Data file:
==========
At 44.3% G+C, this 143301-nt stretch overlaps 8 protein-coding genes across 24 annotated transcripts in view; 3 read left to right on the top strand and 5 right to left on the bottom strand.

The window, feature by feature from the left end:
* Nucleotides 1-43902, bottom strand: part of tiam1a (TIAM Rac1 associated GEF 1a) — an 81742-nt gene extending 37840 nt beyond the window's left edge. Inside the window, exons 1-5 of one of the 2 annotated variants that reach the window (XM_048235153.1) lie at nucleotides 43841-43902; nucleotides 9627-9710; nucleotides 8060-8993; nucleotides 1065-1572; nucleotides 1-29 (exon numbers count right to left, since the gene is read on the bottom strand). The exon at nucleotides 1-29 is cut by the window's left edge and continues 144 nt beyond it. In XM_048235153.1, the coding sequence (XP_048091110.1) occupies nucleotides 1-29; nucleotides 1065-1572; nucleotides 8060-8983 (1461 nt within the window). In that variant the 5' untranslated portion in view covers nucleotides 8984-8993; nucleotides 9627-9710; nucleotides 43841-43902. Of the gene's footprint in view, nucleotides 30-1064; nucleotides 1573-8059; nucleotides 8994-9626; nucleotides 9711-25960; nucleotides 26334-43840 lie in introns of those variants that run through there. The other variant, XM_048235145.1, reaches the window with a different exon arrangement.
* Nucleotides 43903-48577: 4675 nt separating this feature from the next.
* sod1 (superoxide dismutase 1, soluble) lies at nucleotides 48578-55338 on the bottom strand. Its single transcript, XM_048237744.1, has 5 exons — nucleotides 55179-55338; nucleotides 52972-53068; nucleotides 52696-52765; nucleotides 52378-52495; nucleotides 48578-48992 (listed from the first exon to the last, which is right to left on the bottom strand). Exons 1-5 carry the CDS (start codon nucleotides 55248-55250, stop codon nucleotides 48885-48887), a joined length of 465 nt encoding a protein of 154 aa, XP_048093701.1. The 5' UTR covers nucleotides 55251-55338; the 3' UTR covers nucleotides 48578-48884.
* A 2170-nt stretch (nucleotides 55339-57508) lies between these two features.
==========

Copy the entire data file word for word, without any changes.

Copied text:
At 44.3% G+C, this 143301-nt stretch overlaps 8 protein-coding genes across 24 annotated transcripts in view; 3 read left to right on the top strand and 5 right to left on the bottom strand.

The window, feature by feature from the left end:
* Nucleotides 1-43902, bottom strand: part of tiam1a (TIAM Rac1 associated GEF 1a) — an 81742-nt gene extending 37840 nt beyond the window's left edge. Inside the window, exons 1-5 of one of the 2 annotated variants that reach the window (XM_048235153.1) lie at nucleotides 43841-43902; nucleotides 9627-9710; nucleotides 8060-8993; nucleotides 1065-1572; nucleotides 1-29 (exon numbers count right to left, since the gene is read on the bottom strand). The exon at nucleotides 1-29 is cut by the window's left edge and continues 144 nt beyond it. In XM_048235153.1, the coding sequence (XP_048091110.1) occupies nucleotides 1-29; nucleotides 1065-1572; nucleotides 8060-8983 (1461 nt within the window). In that variant the 5' untranslated portion in view covers nucleotides 8984-8993; nucleotides 9627-9710; nucleotides 43841-43902. Of the gene's footprint in view, nucleotides 30-1064; nucleotides 1573-8059; nucleotides 8994-9626; nucleotides 9711-25960; nucleotides 26334-43840 lie in introns of those variants that run through there. The other variant, XM_048235145.1, reaches the window with a different exon arrangement.
* Nucleotides 43903-48577: 4675 nt separating this feature from the next.
* sod1 (superoxide dismutase 1, soluble) lies at nucleotides 48578-55338 on the bottom strand. Its single transcript, XM_048237744.1, has 5 exons — nucleotides 55179-55338; nucleotides 52972-53068; nucleotides 52696-52765; nucleotides 52378-52495; nucleotides 48578-48992 (listed from the first exon to the last, which is right to left on the bottom strand). Exons 1-5 carry the CDS (start codon nucleotides 55248-55250, stop codon nucleotides 48885-48887), a joined length of 465 nt encoding a protein of 154 aa, XP_048093701.1. The 5' UTR covers nucleotides 55251-55338; the 3' UTR covers nucleotides 48578-48884.
* A 2170-nt stretch (nucleotides 55339-57508) lies between these two features.